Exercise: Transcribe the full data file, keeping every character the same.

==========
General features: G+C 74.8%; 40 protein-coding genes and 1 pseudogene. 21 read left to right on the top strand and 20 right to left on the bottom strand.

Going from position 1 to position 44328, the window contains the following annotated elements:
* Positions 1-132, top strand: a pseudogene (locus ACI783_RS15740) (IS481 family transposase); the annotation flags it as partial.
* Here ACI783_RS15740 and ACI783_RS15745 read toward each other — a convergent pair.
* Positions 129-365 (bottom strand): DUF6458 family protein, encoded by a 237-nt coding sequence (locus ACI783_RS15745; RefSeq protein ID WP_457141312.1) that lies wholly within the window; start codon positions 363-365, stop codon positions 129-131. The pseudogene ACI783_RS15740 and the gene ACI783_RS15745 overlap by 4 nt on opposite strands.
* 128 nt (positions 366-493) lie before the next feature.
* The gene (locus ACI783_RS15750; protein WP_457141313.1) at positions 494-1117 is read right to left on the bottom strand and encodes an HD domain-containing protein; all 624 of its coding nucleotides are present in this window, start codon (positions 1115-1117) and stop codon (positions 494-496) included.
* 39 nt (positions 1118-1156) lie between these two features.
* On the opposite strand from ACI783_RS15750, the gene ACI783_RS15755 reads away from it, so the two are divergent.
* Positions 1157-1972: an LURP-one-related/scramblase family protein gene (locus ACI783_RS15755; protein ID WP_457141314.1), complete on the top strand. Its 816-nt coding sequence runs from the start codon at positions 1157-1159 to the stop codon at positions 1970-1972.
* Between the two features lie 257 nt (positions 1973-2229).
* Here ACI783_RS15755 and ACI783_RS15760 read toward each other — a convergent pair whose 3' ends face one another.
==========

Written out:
General features: G+C 74.8%; 40 protein-coding genes and 1 pseudogene. 21 read left to right on the top strand and 20 right to left on the bottom strand.

Going from position 1 to position 44328, the window contains the following annotated elements:
* Positions 1-132, top strand: a pseudogene (locus ACI783_RS15740) (IS481 family transposase); the annotation flags it as partial.
* Here ACI783_RS15740 and ACI783_RS15745 read toward each other — a convergent pair.
* Positions 129-365 (bottom strand): DUF6458 family protein, encoded by a 237-nt coding sequence (locus ACI783_RS15745; RefSeq protein ID WP_457141312.1) that lies wholly within the window; start codon positions 363-365, stop codon positions 129-131. The pseudogene ACI783_RS15740 and the gene ACI783_RS15745 overlap by 4 nt on opposite strands.
* 128 nt (positions 366-493) lie before the next feature.
* The gene (locus ACI783_RS15750; protein WP_457141313.1) at positions 494-1117 is read right to left on the bottom strand and encodes an HD domain-containing protein; all 624 of its coding nucleotides are present in this window, start codon (positions 1115-1117) and stop codon (positions 494-496) included.
* 39 nt (positions 1118-1156) lie between these two features.
* On the opposite strand from ACI783_RS15750, the gene ACI783_RS15755 reads away from it, so the two are divergent.
* Positions 1157-1972: an LURP-one-related/scramblase family protein gene (locus ACI783_RS15755; protein ID WP_457141314.1), complete on the top strand. Its 816-nt coding sequence runs from the start codon at positions 1157-1159 to the stop codon at positions 1970-1972.
* Between the two features lie 257 nt (positions 1973-2229).
* Here ACI783_RS15755 and ACI783_RS15760 read toward each other — a convergent pair whose 3' ends face one another.